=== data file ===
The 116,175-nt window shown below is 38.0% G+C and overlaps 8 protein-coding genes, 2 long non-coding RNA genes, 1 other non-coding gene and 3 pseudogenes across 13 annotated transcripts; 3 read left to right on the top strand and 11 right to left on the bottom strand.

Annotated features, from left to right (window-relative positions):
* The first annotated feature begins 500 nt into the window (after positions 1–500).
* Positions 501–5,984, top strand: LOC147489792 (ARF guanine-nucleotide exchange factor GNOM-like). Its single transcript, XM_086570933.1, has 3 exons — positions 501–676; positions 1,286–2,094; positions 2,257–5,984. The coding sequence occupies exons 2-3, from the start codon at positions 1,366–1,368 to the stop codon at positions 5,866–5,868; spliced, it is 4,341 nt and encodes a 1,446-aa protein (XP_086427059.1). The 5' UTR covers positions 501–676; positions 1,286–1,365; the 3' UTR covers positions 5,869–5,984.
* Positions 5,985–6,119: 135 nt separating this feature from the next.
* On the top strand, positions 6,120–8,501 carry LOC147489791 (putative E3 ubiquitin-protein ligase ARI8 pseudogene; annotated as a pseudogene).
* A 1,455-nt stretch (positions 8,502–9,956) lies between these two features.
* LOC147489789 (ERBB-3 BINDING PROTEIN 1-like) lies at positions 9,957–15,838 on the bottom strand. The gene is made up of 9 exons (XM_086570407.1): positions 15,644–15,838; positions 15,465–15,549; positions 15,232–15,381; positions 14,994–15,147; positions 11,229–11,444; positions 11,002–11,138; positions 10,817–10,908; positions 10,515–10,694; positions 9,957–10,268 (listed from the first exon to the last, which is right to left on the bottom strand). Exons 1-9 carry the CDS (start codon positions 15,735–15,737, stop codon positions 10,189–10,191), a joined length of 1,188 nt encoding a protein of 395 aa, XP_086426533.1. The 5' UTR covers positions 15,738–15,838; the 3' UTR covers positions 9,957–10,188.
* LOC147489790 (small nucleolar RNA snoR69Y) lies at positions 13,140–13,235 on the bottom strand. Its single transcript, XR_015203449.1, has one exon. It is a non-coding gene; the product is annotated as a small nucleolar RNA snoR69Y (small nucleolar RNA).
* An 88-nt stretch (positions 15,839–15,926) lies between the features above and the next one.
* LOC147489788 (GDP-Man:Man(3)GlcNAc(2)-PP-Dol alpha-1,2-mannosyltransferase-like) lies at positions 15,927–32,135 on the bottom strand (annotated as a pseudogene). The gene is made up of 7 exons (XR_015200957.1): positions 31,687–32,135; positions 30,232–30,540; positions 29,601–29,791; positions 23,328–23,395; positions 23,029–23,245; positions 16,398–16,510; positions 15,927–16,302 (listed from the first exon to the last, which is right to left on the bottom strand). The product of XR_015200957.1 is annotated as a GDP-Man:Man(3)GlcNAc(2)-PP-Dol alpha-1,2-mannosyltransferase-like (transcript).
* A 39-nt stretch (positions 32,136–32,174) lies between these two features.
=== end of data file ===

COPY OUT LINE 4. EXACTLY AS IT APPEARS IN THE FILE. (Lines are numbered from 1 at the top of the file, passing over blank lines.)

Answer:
* Positions 501–5,984, top strand: LOC147489792 (ARF guanine-nucleotide exchange factor GNOM-like). Its single transcript, XM_086570933.1, has 3 exons — positions 501–676; positions 1,286–2,094; positions 2,257–5,984. The coding sequence occupies exons 2-3, from the start codon at positions 1,366–1,368 to the stop codon at positions 5,866–5,868; spliced, it is 4,341 nt and encodes a 1,446-aa protein (XP_086427059.1). The 5' UTR covers positions 501–676; positions 1,286–1,365; the 3' UTR covers positions 5,869–5,984.